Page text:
Do these survey results mean that laymen are wrong and economists are right about the costs of inflation? Not necessarily. But economists do have the advantage of having given the issue more thought. So let’s now consider what some of the costs of inflation might be.8 image

The Costs of Expected Inflation

Consider first the case of expected inflation. Suppose that every month the price level rose by 1 percent. What would be the social costs of such a steady and predictable 12 percent annual inflation?

One cost is the distortion of the inflation tax on the amount of money people hold. As we have already discussed, a higher inflation rate leads to a higher nominal interest rate, which in turn leads to lower real money balances. If people are to hold lower money balances on average, they must make more frequent trips to the bank to withdraw money—for example, they might withdraw $50 twice a week rather than $100 once a week. The inconvenience of reducing money holding is metaphorically called the shoeleather cost of inflation, because walking to the bank more often causes one’s shoes to wear out more quickly.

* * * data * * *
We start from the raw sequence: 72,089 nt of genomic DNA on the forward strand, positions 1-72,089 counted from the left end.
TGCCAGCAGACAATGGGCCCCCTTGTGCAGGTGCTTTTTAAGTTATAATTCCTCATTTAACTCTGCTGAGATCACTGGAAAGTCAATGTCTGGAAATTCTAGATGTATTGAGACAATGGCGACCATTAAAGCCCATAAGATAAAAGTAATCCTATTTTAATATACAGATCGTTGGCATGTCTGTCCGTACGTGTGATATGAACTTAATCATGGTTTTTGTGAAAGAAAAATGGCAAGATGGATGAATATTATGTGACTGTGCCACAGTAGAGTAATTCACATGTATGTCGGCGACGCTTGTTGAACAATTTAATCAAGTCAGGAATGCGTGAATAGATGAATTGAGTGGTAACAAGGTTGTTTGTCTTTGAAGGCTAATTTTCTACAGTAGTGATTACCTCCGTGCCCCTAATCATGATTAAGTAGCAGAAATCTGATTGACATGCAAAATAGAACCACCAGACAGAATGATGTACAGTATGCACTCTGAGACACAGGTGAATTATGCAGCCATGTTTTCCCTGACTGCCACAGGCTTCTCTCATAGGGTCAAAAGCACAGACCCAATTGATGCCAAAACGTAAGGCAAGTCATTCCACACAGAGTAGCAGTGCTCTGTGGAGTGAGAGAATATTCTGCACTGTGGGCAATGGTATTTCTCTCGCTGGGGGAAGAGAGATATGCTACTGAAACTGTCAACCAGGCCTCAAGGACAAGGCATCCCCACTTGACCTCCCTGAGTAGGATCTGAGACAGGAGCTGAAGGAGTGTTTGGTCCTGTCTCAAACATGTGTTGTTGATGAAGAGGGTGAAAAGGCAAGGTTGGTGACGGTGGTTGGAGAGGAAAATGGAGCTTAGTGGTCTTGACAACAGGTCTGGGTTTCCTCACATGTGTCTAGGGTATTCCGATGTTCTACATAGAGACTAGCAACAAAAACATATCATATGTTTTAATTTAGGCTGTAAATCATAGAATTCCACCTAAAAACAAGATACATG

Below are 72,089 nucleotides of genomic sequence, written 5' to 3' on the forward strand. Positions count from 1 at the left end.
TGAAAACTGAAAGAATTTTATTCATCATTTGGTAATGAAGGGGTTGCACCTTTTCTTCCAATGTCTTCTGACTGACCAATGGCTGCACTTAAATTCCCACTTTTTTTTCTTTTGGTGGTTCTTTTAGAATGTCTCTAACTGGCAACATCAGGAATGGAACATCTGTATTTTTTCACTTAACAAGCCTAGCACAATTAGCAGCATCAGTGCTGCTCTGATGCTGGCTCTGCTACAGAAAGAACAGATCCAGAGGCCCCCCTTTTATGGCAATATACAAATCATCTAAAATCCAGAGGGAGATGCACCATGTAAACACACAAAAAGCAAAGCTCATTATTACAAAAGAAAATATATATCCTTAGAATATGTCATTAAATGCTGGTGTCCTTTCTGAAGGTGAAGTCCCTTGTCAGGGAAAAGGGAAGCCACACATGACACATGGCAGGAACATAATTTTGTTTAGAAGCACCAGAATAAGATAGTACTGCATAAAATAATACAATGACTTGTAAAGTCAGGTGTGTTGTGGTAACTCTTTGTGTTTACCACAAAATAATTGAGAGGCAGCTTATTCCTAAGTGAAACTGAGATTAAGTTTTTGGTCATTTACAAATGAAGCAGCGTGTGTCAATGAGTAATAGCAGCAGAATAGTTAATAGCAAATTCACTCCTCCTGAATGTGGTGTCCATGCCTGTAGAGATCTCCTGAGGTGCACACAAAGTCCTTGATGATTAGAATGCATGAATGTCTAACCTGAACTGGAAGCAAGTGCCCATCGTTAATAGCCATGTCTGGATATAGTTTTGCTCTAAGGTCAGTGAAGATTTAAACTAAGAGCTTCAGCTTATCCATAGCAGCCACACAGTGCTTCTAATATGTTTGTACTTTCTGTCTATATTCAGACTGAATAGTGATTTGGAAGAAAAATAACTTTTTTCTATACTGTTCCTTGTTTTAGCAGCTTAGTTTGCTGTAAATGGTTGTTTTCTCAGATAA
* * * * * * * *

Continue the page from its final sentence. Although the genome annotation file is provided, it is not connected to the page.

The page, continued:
A second cost of inflation arises because high inflation induces firms to change their posted prices more often. Changing prices is sometimes costly: for example, it may require printing and distributing a new catalogue. These costs are called menu costs, because the higher the rate of inflation, the more often restaurants have to print new menus.